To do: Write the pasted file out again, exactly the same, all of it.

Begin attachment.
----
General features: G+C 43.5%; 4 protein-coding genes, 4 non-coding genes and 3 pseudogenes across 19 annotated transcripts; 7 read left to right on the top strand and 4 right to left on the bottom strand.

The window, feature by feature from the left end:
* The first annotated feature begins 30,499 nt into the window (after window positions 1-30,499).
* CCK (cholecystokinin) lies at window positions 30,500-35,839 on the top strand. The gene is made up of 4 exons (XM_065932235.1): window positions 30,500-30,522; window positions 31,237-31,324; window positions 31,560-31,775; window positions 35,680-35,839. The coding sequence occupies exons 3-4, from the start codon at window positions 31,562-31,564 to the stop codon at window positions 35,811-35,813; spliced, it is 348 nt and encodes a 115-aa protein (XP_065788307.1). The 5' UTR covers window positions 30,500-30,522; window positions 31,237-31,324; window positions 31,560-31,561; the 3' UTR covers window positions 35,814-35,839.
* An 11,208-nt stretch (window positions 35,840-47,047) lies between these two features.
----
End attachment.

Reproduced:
General features: G+C 43.5%; 4 protein-coding genes, 4 non-coding genes and 3 pseudogenes across 19 annotated transcripts; 7 read left to right on the top strand and 4 right to left on the bottom strand.

The window, feature by feature from the left end:
* The first annotated feature begins 30,499 nt into the window (after window positions 1-30,499).
* CCK (cholecystokinin) lies at window positions 30,500-35,839 on the top strand. The gene is made up of 4 exons (XM_065932235.1): window positions 30,500-30,522; window positions 31,237-31,324; window positions 31,560-31,775; window positions 35,680-35,839. The coding sequence occupies exons 3-4, from the start codon at window positions 31,562-31,564 to the stop codon at window positions 35,811-35,813; spliced, it is 348 nt and encodes a 115-aa protein (XP_065788307.1). The 5' UTR covers window positions 30,500-30,522; window positions 31,237-31,324; window positions 31,560-31,561; the 3' UTR covers window positions 35,814-35,839.
* An 11,208-nt stretch (window positions 35,840-47,047) lies between these two features.